Advanced Persistent Threat (APT)
Information is increasingly valuable and the use of APTs, methods of spying such as keyloggers, is an effective and primarily silent way of collecting data for financial or non-material gain. The strength of these attacks is their low detectability due to limited resource use, variety of insertion, and the ability to move laterally across networks.
APTs can exist for years without being noticed, can collect everything from identifying information to calendar events, and are frequently initiated by attackers working for government organizations.
Internet of Things (IoT)
Almost everyone uses at least one IoT device on a daily basis and it’s common for personal devices to share networks with organizational ones. These devices include mobile phones, webcams, pacemakers, and even vehicles.
Although security teams have the ability to manage the devices of their organization, they are often unable to appropriately monitor personal ones due to legitimate privacy concerns. What this means is that many devices on a network are operating with outdated software, unpatched hardware, or default credentials that can be obtained from Internet databases. The vulnerability of these devices and their constant connectivity create doorways to otherwise secure networks, often without the user’s awareness.
How Your Organization Can Defend Itself
With constantly evolving cyberthreats it can be hard to know where to start building robust defenses but these five techniques are a good place to start.
In the past, security teams tried a technique called zero trust, in which every user was verified before granting access to systems or data. This was secure but had negative effects on both worker productivity and customer engagement due to the time it takes to run verification processes.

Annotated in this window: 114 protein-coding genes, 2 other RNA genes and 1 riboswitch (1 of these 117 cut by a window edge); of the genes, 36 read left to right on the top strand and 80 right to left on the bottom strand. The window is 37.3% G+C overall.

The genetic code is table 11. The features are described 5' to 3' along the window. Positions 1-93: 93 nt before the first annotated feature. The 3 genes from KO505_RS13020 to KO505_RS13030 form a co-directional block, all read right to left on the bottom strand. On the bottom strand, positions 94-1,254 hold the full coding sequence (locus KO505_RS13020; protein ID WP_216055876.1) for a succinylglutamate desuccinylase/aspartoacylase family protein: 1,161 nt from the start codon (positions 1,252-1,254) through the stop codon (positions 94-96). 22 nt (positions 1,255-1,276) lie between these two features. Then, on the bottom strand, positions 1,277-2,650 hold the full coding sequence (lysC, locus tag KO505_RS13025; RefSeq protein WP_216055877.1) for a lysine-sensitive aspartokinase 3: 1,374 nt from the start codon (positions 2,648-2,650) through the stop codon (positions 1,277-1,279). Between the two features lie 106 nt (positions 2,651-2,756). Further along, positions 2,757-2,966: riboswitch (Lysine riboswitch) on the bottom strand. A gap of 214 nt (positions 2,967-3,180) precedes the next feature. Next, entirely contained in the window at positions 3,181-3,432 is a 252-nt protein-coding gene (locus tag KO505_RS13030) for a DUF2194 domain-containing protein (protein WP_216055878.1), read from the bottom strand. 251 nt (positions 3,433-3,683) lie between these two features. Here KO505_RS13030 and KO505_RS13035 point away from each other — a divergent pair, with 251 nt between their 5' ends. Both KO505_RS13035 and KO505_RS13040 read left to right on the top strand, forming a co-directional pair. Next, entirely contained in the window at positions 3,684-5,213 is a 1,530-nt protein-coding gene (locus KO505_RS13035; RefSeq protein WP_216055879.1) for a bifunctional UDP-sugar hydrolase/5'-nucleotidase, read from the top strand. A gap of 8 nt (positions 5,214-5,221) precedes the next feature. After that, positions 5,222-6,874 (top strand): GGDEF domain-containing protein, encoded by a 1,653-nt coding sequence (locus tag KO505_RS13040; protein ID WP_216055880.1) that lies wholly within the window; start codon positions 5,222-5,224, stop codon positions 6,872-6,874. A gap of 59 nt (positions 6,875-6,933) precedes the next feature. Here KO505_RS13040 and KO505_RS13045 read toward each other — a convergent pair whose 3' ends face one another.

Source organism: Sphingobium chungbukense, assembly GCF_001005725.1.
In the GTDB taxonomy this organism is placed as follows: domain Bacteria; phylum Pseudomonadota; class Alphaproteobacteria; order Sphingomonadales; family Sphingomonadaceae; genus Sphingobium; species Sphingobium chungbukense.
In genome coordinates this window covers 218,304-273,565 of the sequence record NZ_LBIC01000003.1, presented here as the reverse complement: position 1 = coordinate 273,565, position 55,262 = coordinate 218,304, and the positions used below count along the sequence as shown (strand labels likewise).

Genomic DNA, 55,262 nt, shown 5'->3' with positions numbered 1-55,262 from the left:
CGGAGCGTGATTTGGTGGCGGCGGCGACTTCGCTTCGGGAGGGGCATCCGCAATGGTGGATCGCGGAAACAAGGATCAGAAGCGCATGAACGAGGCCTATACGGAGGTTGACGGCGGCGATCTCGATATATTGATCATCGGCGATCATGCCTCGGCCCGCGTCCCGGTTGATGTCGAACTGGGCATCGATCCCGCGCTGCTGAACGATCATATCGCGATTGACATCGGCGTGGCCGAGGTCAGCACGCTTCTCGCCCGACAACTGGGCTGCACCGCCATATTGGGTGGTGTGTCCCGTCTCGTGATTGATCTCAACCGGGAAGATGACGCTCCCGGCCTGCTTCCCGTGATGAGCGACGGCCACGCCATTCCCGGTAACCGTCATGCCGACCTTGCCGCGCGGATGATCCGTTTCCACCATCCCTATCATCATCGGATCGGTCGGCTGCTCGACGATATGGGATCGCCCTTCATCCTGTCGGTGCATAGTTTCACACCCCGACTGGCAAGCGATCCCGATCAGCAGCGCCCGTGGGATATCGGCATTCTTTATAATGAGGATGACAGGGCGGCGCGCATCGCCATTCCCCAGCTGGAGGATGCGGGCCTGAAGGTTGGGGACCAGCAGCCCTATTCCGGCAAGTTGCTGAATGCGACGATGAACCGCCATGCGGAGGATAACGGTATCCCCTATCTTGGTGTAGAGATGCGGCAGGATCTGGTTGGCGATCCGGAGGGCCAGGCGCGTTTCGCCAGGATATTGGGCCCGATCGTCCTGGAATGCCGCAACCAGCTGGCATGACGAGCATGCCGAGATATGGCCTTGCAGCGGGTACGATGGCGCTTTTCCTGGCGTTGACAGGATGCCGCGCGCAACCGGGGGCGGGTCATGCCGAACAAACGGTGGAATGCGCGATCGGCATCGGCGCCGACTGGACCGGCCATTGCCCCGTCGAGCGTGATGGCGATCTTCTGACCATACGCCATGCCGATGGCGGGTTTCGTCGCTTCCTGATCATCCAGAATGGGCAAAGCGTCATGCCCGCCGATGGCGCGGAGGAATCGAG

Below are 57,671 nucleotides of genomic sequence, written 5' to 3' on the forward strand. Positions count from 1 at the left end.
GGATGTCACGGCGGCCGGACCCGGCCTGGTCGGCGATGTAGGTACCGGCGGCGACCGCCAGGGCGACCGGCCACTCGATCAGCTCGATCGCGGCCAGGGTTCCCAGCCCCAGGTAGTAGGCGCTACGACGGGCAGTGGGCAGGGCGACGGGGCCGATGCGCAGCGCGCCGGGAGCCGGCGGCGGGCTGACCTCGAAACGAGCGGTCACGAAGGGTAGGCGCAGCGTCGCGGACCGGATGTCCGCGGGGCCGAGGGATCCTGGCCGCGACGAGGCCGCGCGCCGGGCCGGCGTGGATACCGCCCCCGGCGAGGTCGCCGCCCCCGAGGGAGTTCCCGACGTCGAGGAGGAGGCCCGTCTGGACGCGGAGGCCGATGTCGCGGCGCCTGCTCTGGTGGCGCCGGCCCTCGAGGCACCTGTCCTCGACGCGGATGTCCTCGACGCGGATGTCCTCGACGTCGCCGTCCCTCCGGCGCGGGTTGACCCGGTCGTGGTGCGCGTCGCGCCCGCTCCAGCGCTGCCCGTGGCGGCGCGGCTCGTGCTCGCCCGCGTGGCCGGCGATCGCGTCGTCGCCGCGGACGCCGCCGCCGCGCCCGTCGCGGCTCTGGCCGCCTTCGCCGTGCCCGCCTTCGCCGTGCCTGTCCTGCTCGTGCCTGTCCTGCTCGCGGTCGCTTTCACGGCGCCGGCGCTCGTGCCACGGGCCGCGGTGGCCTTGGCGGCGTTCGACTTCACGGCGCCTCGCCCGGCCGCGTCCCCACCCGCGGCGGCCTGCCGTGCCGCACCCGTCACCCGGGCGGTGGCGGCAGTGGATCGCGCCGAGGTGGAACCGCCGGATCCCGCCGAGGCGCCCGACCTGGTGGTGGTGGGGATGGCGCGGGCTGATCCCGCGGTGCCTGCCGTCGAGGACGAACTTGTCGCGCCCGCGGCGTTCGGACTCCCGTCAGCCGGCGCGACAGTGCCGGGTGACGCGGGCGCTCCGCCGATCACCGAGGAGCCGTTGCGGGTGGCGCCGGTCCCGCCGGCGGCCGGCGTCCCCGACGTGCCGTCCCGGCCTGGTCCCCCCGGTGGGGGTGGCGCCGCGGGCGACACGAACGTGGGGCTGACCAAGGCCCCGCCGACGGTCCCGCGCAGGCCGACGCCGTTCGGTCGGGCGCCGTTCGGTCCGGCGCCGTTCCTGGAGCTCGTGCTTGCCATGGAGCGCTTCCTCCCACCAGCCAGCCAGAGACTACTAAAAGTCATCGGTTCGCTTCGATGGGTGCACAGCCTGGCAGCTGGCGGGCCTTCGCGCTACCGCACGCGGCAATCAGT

A new method, known as digital trust, uses machine learning to monitor activity according to profiles based on behavioral data compiled from users. With digital trust, as long as they request access within the parameters expected according to past use, users are only subjected to basic verification checks. If user behavior doesn’t match, the system will notify your security team so they can stop or prevent breaches by restricting access and requiring in-depth authentication.
Cloud-Based Security Platforms
Despite its unique vulnerabilities, cloud-based security is often an effective solution due to its flexibility and scalability. Open APIs allow your team to manage security technologies on an individual level to make the most efficient use of a system, and because the bulk of system development is done by the cloud host, your team is free to focus on analyzing and responding to findings.